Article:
Robert A. Divine, et al., The American Story, 3rd ed., vol. 1 (New York: Pearson Education, Inc., 2007), 368.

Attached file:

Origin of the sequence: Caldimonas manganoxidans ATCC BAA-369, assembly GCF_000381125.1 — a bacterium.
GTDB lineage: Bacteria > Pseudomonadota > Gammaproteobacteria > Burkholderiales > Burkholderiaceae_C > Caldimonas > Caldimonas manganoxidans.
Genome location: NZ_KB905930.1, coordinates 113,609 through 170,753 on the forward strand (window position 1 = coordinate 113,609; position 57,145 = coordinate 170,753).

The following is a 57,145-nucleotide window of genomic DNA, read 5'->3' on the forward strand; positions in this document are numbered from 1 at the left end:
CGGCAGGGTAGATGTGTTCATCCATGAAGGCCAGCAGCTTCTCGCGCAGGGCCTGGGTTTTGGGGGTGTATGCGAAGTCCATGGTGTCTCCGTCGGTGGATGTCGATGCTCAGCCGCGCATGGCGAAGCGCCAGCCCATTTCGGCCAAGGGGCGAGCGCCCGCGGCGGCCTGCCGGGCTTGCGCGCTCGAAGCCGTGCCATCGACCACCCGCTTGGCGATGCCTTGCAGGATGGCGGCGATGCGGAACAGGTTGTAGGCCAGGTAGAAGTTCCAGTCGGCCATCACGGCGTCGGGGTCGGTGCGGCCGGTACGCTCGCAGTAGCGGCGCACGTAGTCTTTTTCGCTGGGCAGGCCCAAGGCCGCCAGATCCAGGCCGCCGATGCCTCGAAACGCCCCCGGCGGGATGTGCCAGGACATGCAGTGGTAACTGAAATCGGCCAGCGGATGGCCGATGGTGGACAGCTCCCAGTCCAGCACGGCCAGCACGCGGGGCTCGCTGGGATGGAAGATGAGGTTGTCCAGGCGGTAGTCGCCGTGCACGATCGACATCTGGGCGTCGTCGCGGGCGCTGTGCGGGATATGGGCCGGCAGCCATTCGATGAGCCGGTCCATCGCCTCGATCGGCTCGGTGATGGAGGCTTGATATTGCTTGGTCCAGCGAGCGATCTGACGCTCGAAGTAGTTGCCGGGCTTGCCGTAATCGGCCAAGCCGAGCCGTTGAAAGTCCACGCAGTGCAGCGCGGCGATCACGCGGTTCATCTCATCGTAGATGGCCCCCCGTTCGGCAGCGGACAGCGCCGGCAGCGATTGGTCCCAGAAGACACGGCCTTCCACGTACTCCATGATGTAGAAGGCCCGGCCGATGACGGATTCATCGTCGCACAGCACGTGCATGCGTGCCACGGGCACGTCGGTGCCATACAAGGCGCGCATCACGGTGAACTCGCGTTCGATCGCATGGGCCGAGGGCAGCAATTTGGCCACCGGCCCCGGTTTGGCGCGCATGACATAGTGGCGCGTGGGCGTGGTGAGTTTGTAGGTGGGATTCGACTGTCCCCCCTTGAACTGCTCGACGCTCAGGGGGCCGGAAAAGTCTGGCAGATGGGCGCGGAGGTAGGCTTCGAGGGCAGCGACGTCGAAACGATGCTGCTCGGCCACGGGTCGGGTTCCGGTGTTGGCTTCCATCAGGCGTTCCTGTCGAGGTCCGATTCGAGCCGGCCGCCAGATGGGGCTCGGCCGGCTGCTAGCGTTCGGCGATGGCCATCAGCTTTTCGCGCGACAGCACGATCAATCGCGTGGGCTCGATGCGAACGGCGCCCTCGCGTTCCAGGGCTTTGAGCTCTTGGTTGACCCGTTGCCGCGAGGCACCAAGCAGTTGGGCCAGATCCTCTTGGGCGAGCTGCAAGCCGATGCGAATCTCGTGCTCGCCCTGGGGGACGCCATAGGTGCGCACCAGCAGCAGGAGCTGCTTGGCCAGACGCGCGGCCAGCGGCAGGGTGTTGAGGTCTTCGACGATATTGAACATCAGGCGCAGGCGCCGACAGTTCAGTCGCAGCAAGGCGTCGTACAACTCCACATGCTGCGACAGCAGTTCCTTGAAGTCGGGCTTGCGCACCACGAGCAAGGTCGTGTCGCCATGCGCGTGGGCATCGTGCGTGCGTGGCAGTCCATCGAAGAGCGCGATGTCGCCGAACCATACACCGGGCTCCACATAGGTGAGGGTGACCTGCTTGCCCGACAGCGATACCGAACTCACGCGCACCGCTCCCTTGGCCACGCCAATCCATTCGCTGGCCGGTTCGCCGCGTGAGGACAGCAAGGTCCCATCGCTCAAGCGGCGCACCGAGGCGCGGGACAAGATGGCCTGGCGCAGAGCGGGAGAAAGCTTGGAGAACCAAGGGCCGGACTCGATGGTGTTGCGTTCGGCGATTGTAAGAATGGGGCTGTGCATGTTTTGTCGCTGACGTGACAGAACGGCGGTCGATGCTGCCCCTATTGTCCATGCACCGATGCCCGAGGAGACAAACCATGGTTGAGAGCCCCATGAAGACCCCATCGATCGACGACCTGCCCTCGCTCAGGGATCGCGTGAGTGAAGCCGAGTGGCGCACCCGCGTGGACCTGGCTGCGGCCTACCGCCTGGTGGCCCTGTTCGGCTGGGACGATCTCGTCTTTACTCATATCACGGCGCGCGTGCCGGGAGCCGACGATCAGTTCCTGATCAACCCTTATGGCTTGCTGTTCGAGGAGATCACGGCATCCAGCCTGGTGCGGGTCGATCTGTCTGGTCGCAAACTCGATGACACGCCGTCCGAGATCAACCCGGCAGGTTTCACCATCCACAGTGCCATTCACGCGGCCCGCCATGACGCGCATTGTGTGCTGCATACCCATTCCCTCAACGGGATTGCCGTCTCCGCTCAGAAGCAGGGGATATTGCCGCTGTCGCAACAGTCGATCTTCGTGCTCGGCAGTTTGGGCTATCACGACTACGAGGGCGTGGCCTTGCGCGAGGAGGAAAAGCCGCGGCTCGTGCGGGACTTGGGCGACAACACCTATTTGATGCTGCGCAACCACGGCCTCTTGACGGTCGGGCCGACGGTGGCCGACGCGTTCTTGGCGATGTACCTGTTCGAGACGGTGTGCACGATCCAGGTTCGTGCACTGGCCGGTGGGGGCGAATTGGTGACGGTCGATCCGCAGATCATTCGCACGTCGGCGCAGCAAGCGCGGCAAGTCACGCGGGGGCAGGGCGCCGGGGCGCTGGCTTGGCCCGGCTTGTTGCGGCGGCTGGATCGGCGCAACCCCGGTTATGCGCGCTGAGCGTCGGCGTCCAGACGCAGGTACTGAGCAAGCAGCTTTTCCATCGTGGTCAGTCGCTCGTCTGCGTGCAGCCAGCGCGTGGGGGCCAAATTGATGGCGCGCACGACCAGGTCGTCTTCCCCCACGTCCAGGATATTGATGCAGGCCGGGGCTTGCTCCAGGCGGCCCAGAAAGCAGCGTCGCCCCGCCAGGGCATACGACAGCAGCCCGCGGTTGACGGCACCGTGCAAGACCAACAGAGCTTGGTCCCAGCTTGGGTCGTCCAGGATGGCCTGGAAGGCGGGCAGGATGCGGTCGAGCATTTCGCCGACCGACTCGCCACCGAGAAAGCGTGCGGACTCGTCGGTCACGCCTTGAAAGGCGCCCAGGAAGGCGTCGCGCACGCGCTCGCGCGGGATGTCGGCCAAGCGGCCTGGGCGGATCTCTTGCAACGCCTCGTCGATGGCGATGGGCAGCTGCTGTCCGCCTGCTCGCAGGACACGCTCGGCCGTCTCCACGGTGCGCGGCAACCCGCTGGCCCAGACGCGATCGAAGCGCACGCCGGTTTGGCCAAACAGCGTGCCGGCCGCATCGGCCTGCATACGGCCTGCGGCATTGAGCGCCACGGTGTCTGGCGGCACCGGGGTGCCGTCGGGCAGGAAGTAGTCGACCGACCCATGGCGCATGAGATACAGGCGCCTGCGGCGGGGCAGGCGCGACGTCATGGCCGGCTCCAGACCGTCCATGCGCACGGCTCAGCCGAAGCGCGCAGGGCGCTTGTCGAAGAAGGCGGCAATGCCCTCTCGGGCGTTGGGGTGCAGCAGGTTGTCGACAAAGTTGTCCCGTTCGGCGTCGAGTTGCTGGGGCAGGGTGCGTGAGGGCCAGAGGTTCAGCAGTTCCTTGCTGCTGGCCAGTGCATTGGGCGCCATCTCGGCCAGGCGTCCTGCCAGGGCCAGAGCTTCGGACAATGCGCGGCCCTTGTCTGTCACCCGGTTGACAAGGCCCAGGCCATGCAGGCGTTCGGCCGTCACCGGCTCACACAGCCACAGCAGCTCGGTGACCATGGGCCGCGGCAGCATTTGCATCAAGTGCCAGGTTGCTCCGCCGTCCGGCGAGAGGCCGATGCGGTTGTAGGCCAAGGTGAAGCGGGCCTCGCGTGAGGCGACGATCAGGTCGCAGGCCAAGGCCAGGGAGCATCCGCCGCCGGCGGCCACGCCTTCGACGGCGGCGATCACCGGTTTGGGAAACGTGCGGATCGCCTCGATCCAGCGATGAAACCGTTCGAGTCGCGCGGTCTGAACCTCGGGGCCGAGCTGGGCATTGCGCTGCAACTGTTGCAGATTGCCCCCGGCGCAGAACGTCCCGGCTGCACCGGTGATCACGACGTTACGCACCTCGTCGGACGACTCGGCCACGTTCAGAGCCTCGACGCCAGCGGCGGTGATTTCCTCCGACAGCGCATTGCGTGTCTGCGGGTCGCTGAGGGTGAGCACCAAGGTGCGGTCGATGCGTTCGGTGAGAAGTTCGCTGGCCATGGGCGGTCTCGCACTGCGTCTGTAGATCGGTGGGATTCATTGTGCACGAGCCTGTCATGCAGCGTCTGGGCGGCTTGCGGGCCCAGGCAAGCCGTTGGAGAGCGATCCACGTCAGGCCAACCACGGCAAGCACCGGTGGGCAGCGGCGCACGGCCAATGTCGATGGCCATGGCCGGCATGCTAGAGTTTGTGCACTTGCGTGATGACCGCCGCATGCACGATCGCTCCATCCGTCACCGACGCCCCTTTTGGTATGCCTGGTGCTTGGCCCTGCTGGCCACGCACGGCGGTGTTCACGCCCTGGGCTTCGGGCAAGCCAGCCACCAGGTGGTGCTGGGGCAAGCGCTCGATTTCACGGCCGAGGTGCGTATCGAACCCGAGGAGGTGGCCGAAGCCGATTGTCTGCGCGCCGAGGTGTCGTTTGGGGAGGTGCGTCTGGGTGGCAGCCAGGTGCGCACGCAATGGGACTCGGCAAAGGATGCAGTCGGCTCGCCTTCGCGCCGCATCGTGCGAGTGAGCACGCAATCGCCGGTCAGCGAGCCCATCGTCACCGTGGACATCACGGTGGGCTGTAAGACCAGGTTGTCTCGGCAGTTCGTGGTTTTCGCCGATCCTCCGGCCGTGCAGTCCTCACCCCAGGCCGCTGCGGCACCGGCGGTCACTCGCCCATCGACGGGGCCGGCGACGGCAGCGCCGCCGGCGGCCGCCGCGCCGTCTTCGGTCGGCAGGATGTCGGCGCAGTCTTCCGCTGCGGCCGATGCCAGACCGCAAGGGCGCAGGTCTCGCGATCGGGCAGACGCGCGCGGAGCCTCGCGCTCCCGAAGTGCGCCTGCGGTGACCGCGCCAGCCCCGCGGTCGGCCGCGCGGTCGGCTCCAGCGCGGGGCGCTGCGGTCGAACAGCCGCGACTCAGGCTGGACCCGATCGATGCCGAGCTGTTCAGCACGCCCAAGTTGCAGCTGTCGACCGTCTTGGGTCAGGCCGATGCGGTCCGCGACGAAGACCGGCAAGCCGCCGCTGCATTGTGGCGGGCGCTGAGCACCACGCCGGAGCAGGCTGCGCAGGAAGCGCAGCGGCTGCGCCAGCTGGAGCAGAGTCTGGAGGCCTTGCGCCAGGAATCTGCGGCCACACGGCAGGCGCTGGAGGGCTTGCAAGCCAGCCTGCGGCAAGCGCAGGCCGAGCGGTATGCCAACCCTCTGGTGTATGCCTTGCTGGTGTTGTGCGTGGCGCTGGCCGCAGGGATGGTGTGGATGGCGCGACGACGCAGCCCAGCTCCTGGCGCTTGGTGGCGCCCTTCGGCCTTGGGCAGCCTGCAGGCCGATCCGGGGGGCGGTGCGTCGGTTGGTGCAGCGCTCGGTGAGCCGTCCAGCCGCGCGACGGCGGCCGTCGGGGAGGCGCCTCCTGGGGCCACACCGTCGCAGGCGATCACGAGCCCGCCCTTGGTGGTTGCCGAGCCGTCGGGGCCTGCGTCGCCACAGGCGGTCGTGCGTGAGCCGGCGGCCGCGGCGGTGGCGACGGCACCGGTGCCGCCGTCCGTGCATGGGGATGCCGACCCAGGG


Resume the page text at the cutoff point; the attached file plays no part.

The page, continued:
While the Dred Scott case was being decided, leaders of the proslavery faction in Kansas concluded that the time was ripe to draft a constitution and seek admission to the Union as a slave state. Since settlers with free-state views were now an overwhelming majority in the territory, the success of the plan required a rigged, gerrymandered election for convention delegates. When it became clear the election was fixed, the free-staters boycotted it. The resulting constitution, drawn up at Lecompton, was certain to be voted down if submitted to the voters in a fair election and sure to be rejected by Congress if no referendum of any kind was held. To resolve this dilemma, supports of the constitution decided to permit a vote on the slavery proposition alone, giving the electorate the narrow choice of allowing or forbidding the future importation of slaves. Since there was no way to vote for total abolition, the free-state majority again boycotted, thus allowing ratification of a constitution that protected existing slave property and placed no restriction on importations. Meanwhile, the free-staters, who had finally gained control of the territorial legislature, authorized a second referendum on the constitution as a whole. This time, the proslavery party boycotted the election, and the Lecompton constitution was overwhelmingly rejected.